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The meaty role

Priyadarshini Chatterjee | Updated on October 25, 2019 Published on October 25, 2019

Power play: Bengal’s Shakta tradition sanctions the oblation of blood through boli or sacrifice   -  ASHOKE CHAKRABARTY

The highlight of Bengal’s Kali Puja is the mutton curry that comes with the blessings of the goddess

We got lucky once on Kali Puja. The morning after the puja, which usually coincides with Deepavali in the north, a friend of the family arrived with an earthen pot full of uncooked prasadi mangsho — meat from a goat sacrificed at the altar of Kali.

Growing up, Kali Puja meals at our Kolkata home were strictly vegetarian, almost austere. The women of the family observed a nirjala uposh (waterless fast) and no fish or meat was brought into the house on the day of the puja. They broke the fast late at night, after offering prayers at a neighbourhood Kali temple. It was only the morning after Kali Puja, when one of the temple workers brought over bhog (food offered to the gods) in earthen pots, that things got more exciting. The bhog typically comprised khichuri, fragrant pulao, vegetable dishes, deep-fried fish and curried goat meat.

A goat was ritually sacrificed at the Anandamayi Temple in our neighbourhood every year for Kali Puja. Bengal’s Shakta tradition sanctions the oblation of blood through boli or sacrifice. But with hundreds of devotees lining up at the temple for the prized meat, only a small quantity of it was sent to each house in the area. We were a large joint family, which meant each of us only got a bit of it.

But that year, the family friend smugly announced that he had sacrificed not one goat but a pair to Maa Kali. The goddess, he said, had granted him what he had prayed for (though he didn’t tell us what it was).

What followed was a flurry of nervous activity carried out to my grandmother’s animated directions. The meat entered the kitchen only after the floor had been washed, the unaan (a built-in clay oven) painstakingly cleaned and Gangaajal (holy water) sprinkled multiple times. My aunt was put in charge of cooking “with ritual purity”.

The delicious meat curry that was served for lunch that afternoon was nothing like our otherwise mouth-watering Sunday staple. It had no onion and garlic; ginger and cumin seeds, ground together, were the dominant flavours along with the garam masala, fragrant and just right. And a mandatory ingredient was asafoetida, while some versions of the prasadi meat had a hint of fennel seeds.

The worship of Kali in Bengal is inextricably linked with the ritual partaking of boli’r mangsho. The tradition of animal sacrifice in the state, however, predates the popularity of Kali Puja as one of the biggest festivals in the region. The push for making it a household affair is said to have come from one of the most influential figures in early 18th-century Bengal. Raja Krishnachandra Roy of Nadia, a wealthy zamindar who was also a patron of the arts, ordered his subjects to observe Kali Puja. Afraid of invoking his wrath (and penalty), thousands of people followed the landlord’s orders. This was documented by William Ward, an English missionary, in his book A View of the History, Literature and Religion of the Hindoos (1815).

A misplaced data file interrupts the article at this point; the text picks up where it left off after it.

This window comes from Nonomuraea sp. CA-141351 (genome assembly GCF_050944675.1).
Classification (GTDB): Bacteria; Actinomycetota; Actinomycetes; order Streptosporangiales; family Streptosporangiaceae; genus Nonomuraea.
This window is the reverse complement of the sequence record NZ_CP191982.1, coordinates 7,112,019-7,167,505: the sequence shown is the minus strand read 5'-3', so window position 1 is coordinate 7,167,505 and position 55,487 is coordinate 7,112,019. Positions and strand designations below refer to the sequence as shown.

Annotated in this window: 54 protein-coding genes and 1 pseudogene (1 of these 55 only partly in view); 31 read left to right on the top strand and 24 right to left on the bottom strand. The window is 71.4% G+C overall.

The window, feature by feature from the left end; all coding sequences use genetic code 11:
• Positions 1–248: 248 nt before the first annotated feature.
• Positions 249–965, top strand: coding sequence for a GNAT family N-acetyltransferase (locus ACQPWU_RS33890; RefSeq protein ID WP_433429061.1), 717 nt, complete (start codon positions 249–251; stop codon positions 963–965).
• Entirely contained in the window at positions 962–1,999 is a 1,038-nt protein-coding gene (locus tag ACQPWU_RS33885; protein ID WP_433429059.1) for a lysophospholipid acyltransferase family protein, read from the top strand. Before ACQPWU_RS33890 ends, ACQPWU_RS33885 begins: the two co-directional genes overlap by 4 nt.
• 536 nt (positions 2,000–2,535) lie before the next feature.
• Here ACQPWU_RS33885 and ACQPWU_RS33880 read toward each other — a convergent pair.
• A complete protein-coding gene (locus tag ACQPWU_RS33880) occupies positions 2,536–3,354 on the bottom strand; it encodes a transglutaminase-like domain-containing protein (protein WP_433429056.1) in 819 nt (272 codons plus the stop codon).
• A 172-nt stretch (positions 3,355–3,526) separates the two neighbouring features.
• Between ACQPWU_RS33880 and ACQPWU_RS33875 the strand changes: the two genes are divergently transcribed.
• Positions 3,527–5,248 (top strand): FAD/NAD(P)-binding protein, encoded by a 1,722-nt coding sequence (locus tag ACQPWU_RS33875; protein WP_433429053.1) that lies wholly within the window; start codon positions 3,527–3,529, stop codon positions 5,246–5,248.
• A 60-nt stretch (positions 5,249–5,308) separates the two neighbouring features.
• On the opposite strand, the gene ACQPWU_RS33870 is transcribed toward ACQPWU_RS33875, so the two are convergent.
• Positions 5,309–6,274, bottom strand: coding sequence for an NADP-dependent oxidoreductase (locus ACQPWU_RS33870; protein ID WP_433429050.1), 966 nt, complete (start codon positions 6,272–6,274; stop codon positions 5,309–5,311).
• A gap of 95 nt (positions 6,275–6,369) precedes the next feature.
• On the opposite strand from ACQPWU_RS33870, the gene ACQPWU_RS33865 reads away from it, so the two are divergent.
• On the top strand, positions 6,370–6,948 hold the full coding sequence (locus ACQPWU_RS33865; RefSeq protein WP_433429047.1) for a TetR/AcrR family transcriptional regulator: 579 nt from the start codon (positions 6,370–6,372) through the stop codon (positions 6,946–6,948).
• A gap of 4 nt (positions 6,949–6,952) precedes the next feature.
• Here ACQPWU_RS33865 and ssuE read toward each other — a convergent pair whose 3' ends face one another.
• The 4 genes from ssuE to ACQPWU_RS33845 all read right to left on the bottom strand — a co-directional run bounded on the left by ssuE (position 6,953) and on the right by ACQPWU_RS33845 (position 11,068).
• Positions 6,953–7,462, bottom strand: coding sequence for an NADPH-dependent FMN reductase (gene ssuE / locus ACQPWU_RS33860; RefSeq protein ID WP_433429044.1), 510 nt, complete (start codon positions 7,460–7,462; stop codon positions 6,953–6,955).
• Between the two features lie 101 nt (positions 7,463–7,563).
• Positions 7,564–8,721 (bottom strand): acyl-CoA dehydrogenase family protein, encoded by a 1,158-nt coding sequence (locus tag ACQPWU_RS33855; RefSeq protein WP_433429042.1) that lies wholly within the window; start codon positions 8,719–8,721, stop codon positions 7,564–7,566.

The ritual of animal sacrifice also resonates with the narrative of Kali’s tribal roots. Home chef and blogger Debjani Chatterjee Alam recalls the tribal flavour of her childhood Kali Pujas in the village of Maluti, in the Santhal Pargana region on the Bengal-Jharkhand border. The area is famous for its terracotta temples, especially the one of Devi Molikha (or Mouliksha, who is said to be the sister of a form of Kali). “This tiny village hosts as many as eight Kali Pujas where animal sacrifice is still mandatory. The meat is cooked and served as bhog the next morning,” says Chatterjee Alam. This is also where the local tribes celebrate their version of the Kali Puja, with music, mahua (an alcoholic drink) and meat.

In many households, however, Kali Puja is strictly a vegetarian affair, aligned with Vaishnavism. Ash gourd, cucumber, sugarcane and banana replace the goat as sacrificial offerings. Though widespread, the ritual of boli in Bengal never went unchallenged — opposition came not just from the Vaishnava camp, but also the state’s liberal elite. Rabindranath Tagore, in his 1890 play Bisharjan (based on his earlier novella Rajarshi), wrote, “Listen to the cry of thy children, Mother, let there be only flowers for thy offerings, no more blood.”

At Kolkata’s Kalighat Temple — a place of pilgrimage for many Hindus — animal offerings are a daily affair. And the meat, though underhandedly, finds its way to buyers. In his 1881 book The Hindoos As They Are, author Shib Chunder Bose refers to the practice: “The meat of goats that are daily sacrificed before the altar of Kali being too numerous for local consumption, are sold to outside customers much in the same manner as fruits and vegetables are brought from the neighbouring villages in to the market.”

Bose also refers to the competition Kalighat had from other shrines in terms of meat sales. Kali bhakts will not challenge the position that Kalighat enjoys in the scheme of Kali worship, but the lure of so-called “temple meat” led to the mushrooming of stalls in other parts of Kolkata. The meat, Bose wrote, was cheaper than the Kalighat variety and also more abundant, thus earning the goddess the name of Kashaye (butcher) Kali. He added that only the inebriated and the sex worker contributed to this “trade... openly carried out in the name of the Goddess”.

In any case, it is perhaps safe to say that the Bengali’s love for pnathar mangsho (goat meat) is powered by the blessings of Maa Kali.

The author is a food writer based in Kolkata

Published on October 25, 2019
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